INTERPOL Trainings: Saving Elephants Through Educating Local Law Enforcement

IFAW CEO Fred O'Regan just after addressing an INTERPOL conference in 2010.

My experience with INTERPOL was limited - mainly just the scene in the movies when the guys in trenchcoats are called in to catch the villain. So it was quite a thrill to be invited to work on a project with INTERPOL’s Environmental Crime Programme several months ago. And now I’m a bit daunted by the fact the programme is just around the corner!

The project is for a prevention of illegal wildlife trade training for law enforcement officials and broadly speaking, the goal is to teach law enforcement techniques with a specific wildlife angle. The session begins today in Gaborone, Botswana. We’ve invited police and wildlife officers from ten neighbouring countries to take part.

The expectation is that after six days of classes, exercises and drills they will go home; be it to Mozambique, Tanzania, Malawi or elsewhere and bring new resources into the battle to save wildlife.

It’s no secret that wildlife trafficking represents a serious threat to the survival and conservation of many endangered species in Africa. Elephants and rhinos are two of the best known victims and most-threatened species but they are hardly alone.

I should point out that just because I haven’t worked with INTERPOL before the same cannot be said of the International Fund for Animal Welfare. On the contrary, there has been a long series of collaborations between the two organisations. In fact, for years IFAW has funded one of the Wildlife Crime Programme positions at INTERPOL headquarters in France.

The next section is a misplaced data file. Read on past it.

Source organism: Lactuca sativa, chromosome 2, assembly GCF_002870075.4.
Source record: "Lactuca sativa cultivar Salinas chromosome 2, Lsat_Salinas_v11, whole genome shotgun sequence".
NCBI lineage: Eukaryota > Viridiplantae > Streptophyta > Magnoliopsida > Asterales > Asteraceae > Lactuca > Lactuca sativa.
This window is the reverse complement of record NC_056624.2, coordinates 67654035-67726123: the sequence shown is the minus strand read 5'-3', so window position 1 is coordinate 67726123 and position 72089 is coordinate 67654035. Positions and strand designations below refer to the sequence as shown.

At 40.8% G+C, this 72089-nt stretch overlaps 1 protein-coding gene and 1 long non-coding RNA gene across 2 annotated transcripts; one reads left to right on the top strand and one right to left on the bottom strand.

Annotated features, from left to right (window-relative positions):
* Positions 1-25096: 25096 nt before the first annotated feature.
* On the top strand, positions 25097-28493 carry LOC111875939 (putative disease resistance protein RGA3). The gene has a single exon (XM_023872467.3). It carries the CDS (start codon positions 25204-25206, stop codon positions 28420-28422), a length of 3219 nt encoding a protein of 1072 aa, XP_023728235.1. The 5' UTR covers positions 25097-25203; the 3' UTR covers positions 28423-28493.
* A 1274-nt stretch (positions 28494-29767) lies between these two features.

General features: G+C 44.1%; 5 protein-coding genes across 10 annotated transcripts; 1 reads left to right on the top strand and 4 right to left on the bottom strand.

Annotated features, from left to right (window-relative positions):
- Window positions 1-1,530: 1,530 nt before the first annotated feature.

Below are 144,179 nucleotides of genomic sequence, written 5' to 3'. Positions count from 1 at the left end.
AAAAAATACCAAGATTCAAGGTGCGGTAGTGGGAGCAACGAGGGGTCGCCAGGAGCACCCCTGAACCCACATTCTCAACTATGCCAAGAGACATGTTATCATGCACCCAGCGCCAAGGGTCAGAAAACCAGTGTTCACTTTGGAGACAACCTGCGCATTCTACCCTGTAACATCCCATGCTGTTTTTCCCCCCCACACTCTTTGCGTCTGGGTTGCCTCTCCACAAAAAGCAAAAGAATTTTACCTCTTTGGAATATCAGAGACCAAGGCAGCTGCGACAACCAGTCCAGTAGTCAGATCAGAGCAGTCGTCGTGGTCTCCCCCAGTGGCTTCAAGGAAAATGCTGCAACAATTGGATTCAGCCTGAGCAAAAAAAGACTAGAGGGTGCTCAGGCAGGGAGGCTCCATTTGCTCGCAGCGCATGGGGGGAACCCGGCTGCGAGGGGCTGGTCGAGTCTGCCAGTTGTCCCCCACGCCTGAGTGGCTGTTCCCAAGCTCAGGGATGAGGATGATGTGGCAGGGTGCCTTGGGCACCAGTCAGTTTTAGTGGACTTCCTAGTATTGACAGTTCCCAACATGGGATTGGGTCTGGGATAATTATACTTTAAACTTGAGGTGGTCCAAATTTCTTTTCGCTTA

Think of it as an investment in people that pays off for animals. I’ll have another blog posting focusing more on INTERPOL after I sit down and interview David Higgins, Manager of the Environmental Crime Programme at INTERPOL, who’s been instrumental in pulling this great training session together.

The curriculum of the training has been put together by experts from Environment Canada, who know a thing or two about wildlife. Instructors from Canada, as well as the IFAW and INTERPOL trainers will then go through the lessons. Some of them, like the interrogation techniques, will be quite exciting while other parts, such as preparing a court briefing, are equally important but perhaps a little less exciting to watch.

IFAW’s role in this training is to improve the welfare of confiscated animals. Taking proper care of a smuggled animal, if it is still alive, is a tremendously complicated task - as is rehabilitation and release.

There is also the proper handling of animals both for their sake and the protection of the law enforcement officer. Thinking about the thousands of animals smuggled every year it can be a lot to learn in just a few days. That’s why we provide reference books with identifying pictures, statistics and care techniques to the officers. That way the information can be kept and stored and incorporated into future trainings.

This training is a perfect example of what can happen when organisations with similar goals work together. IFAW is concerned about animals, both individually and as species, while INTERPOL focuses on stopping the international criminal syndicates involved in wildlife trafficking – training more people, where they are needed most, to catch the villains is in everyone’s best interest.

--Adrian Hiel

For more information on how you can help support the International Fund for Animal Welfare effort to save animals in crisis around the world, visit http://ifaw.org

Comments: 1

 
Anonymous
2 years ago

The leadership and vision of the International Fund for Animal Welfare and Environment Canada in investing in and working with INTERPOL and its Environmental Crime Programme is the perfect example of how non-governmental, governmental and inter-governmental organisations can work together to address a global issue, such as the illegal trade and possession of ivory and rhino horn.

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